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Fight Club: A Critical Illustration of Christianity

Fight Club: A Critical Illustration of Christianity

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Published by hillary_deberry
This essay analyzes the religious imagery in Chuck Palahniuk's novel Fight Club.
This essay analyzes the religious imagery in Chuck Palahniuk's novel Fight Club.

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Published by: hillary_deberry on Dec 05, 2009
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12/08/2012

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DeBerry 1
Hillary DeBerryProfessor Matthew Wilsey-ClevelandWRTG 3020-0444 December 2009Word Count: 1534
Fight Club
: A Critical Illustration of ChristianityReligious imagery is apparent throughout Chuck Palahniuk’s novel
Fight Club.
In the novel, the nameless main character finds redemption fromthe consumerist, corporate society through his alter ego, Tyler Durden. Themain character, along with his “savior” Tyler Durden, forms a fight clubwhere men join together and beat up each other. Through reducingthemselves to a state of 
abjection,
the characters are able to attainsalvation from social constructions and identities. Christopher Deacy, in hisarticle “Integration and Rebirth through Confrontation:
Fight Club
and
 American Beauty 
as Contemporary Religious Parables,” claims that thereligious imagery in
Fight Club
provides an adequate reflection of Christianity.
 
However, the religious imagery presented in
Fight Club
is
transgressive
and critical of Christian tradition rather than venerating it.Although the book
Fight Club
includes religious language, the reversalsof crucial elements of Christian beliefs within the statements create a
parody
of Christianity. Throughout
Fight Club
the narrator and charactersuse language that was spoken by Jesus Christ or that appears in the ChristianBible. The mechanic in
Fight Club
declares “Believe in me and you shall die,
 
DeBerry 2
forever” (Palaniuk 145). This statement reflects conversely the biblicalpassage in the book of John which reads “For God so loved the world, that hegave his only begotten Son, that whosoever believeth in him should notperish, but have everlasting life” (John 3:16). The narrator toys with thereversal of everlasting life to eternal death which disrespect a primary belief for Christians. After the main character in
Fight Club
learns that hisapartment was destroyed in an explosion, he calls Tyler Durden and prays“Oh, Tyler, please deliver me… Oh Tyler, please rescue me… Deliver me, Tyler, from being perfect and complete” (Palahniuk 46). This languageparodies the Lord’s Prayer, found in the gospel of Matthew, in whichChristians ask to be delivered from evil (Matthew 6:10-14). To Christians,redemption from evil is an essential aspect of their beliefs. In his book JesusOur Redeemer , author Gerald O’ Collins explains the importance of Jesus’ actof salvation involving redemption from evil (117). He asserts that “Jesusknew his redemptive work to involve liberation from sin, evil, and a misuse of the law and to bring the gift of life in abundance” (O’Collins 117). WhereasChristians sincerely desire redemption from an evil world, the main characterprays to be free of perfection, while perfection is usually a goal of humans. This reversal of language mocks prayer. The religious language in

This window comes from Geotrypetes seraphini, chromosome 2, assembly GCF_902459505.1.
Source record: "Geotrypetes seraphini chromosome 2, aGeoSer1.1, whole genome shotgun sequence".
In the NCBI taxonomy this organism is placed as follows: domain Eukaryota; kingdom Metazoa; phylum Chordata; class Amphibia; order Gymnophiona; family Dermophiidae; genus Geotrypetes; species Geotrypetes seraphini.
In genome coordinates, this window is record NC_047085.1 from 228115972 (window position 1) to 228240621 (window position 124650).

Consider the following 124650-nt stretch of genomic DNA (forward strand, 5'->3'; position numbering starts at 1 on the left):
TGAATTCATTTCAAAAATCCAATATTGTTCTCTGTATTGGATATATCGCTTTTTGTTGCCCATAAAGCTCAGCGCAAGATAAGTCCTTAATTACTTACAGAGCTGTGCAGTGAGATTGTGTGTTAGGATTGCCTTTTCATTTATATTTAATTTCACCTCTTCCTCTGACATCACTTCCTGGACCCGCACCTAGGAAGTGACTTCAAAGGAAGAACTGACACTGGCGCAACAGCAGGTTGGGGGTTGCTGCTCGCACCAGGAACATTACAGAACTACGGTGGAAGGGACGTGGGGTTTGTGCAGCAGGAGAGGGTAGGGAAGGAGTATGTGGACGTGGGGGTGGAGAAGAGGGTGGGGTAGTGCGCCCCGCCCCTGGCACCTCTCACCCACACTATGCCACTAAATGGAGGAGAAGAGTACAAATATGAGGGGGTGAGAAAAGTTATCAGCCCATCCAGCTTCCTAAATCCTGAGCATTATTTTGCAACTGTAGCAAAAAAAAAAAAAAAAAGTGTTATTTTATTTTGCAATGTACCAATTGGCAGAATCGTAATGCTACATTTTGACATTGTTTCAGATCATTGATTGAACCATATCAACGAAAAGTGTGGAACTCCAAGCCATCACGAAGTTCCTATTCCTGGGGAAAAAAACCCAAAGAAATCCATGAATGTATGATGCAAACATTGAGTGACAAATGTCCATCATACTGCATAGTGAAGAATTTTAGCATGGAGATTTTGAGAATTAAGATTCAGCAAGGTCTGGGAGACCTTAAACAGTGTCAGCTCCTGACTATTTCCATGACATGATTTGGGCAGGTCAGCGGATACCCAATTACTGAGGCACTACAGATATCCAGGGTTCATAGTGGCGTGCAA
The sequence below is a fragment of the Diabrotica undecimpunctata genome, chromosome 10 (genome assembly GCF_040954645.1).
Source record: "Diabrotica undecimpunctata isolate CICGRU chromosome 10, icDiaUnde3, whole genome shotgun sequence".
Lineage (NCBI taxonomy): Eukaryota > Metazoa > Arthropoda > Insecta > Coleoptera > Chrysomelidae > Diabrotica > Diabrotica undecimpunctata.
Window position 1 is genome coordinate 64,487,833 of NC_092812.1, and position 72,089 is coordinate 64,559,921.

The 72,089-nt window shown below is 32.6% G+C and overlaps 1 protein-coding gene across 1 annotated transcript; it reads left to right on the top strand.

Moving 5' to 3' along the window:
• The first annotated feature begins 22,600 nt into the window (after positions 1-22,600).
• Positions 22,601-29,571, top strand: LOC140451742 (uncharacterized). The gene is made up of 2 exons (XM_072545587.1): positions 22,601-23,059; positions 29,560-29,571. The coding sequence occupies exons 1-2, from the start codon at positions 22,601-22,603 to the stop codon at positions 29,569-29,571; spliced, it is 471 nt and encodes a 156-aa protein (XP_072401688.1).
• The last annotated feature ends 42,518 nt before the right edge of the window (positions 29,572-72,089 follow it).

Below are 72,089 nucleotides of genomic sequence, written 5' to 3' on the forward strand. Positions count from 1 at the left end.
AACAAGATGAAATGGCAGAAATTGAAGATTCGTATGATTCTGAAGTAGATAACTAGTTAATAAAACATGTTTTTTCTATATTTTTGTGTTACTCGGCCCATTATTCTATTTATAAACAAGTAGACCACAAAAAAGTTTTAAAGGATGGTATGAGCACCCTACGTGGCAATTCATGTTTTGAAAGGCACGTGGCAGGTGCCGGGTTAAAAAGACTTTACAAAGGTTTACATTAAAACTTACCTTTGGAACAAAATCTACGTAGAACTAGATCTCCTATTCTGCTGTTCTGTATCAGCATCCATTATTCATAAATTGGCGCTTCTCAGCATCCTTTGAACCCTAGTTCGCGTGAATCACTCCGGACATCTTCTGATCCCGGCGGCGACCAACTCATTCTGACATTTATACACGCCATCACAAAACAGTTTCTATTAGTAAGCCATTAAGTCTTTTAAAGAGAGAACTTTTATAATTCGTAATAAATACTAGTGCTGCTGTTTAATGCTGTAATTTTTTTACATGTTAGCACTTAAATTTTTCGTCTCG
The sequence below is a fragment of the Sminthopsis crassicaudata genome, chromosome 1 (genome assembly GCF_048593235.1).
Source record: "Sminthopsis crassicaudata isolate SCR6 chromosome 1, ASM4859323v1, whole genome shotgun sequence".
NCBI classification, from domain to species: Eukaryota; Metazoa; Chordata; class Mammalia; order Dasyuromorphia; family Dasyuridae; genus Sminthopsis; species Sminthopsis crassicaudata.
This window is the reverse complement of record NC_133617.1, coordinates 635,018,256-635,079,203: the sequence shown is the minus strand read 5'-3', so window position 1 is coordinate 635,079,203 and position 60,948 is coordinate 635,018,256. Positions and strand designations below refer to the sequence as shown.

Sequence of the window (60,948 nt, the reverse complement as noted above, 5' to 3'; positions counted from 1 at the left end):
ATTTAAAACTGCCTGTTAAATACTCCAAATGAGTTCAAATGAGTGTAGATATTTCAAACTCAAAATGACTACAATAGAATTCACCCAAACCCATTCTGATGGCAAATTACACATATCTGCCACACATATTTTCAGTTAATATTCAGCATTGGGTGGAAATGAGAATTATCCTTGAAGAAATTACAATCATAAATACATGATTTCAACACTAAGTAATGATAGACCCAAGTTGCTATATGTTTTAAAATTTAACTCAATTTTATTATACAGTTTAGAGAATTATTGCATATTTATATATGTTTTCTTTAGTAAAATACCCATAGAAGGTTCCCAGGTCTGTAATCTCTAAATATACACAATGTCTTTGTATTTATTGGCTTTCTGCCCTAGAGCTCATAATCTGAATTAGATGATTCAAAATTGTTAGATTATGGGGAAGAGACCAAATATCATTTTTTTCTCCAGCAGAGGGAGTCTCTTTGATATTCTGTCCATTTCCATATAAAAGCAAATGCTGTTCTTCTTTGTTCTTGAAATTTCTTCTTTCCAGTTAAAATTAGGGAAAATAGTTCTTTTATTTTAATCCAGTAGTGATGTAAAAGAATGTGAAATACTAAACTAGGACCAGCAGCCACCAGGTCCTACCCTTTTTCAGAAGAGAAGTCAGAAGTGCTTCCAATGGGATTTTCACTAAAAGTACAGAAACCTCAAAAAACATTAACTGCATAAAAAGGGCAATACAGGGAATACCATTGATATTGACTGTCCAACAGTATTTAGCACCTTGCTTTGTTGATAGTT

Fight Club
creates a satirical view of Christianity because of the reversal of key facets of belief.
Although
Fight Club
includes images of salvation, redemption,and freedom, it rejects vital aspects of Christianity such as love.
The
 
DeBerry 3
rejection of these aspects of Christianity highlights theproblematicaspectsof Christianity such as denying oneself and submitting to an all-powerfulsavior. Whereas Christianity honors the figure of a loving savior, the saviorfigure in
Fight Club
is destructive. Jesus Christ declares “Come unto me, allthat labor and are heavy laden, and I will give you rest. Take my yoke uponyou, and learn of me; for I am meek and lowly in heart: and ye shall find restunto your souls. For my yoke [is] easy, and my burden is light” (Matthew11:28-30). This passage illuminates a loving and compassionate savior whodesires to provide for the people of the world. Robin Routledge discusses thepower that sacrifice and
hesed 
, (a Hebrew word relating to kind of love) havein connecting with God in her
text
“Prayer, Sacrifice, and Forgiveness” Sheasserts: “God’s faithful commitment to his people opens the way for thepossibility of a new relationship and a new covenant – based on God’s
hesed 
(love)” (Routledge 21). Routlegde refers to the sacrifice of Jesus Christ whichallows God’s creation to partake in his love, a prominent belief inChristianity. The savior figure, Tyler Durden, in
Fight Club
is destructive andnot loving. He inflicts immense pain on the main character by burning hishand with lye (Palahniuk 74). Even though he is looked to as the savior,Durden rejects the primary loving qualities of the Christian savior whichdishonors Christian beliefs. In
Fight Club
there are no loving relationships. The narrator affirms that Marla loves the main character and that TylerDurden loves Marla, but ambiguity of identities in the novel createsuncertainty about the actual
object
, or even the reality, of their affections

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